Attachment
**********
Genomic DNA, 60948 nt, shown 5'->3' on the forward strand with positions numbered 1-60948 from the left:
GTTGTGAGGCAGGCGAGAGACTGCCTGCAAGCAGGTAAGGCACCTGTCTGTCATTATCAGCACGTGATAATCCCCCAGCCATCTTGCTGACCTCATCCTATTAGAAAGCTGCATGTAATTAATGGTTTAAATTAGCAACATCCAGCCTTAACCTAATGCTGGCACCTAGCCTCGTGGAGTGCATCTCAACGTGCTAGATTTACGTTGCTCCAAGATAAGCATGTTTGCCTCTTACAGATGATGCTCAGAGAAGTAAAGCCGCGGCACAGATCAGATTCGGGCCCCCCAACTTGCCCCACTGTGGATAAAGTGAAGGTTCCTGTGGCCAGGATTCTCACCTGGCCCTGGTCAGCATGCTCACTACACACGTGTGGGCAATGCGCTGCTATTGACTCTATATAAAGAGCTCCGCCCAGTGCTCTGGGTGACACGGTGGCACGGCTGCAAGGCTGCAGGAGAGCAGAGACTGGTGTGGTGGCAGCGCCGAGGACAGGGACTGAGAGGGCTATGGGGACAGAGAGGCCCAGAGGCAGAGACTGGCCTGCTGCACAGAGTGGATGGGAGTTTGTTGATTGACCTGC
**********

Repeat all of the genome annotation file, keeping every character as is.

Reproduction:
Genomic DNA, 60948 nt, shown 5'->3' on the forward strand with positions numbered 1-60948 from the left:
GTTGTGAGGCAGGCGAGAGACTGCCTGCAAGCAGGTAAGGCACCTGTCTGTCATTATCAGCACGTGATAATCCCCCAGCCATCTTGCTGACCTCATCCTATTAGAAAGCTGCATGTAATTAATGGTTTAAATTAGCAACATCCAGCCTTAACCTAATGCTGGCACCTAGCCTCGTGGAGTGCATCTCAACGTGCTAGATTTACGTTGCTCCAAGATAAGCATGTTTGCCTCTTACAGATGATGCTCAGAGAAGTAAAGCCGCGGCACAGATCAGATTCGGGCCCCCCAACTTGCCCCACTGTGGATAAAGTGAAGGTTCCTGTGGCCAGGATTCTCACCTGGCCCTGGTCAGCATGCTCACTACACACGTGTGGGCAATGCGCTGCTATTGACTCTATATAAAGAGCTCCGCCCAGTGCTCTGGGTGACACGGTGGCACGGCTGCAAGGCTGCAGGAGAGCAGAGACTGGTGTGGTGGCAGCGCCGAGGACAGGGACTGAGAGGGCTATGGGGACAGAGAGGCCCAGAGGCAGAGACTGGCCTGCTGCACAGAGTGGATGGGAGTTTGTTGATTGACCTGC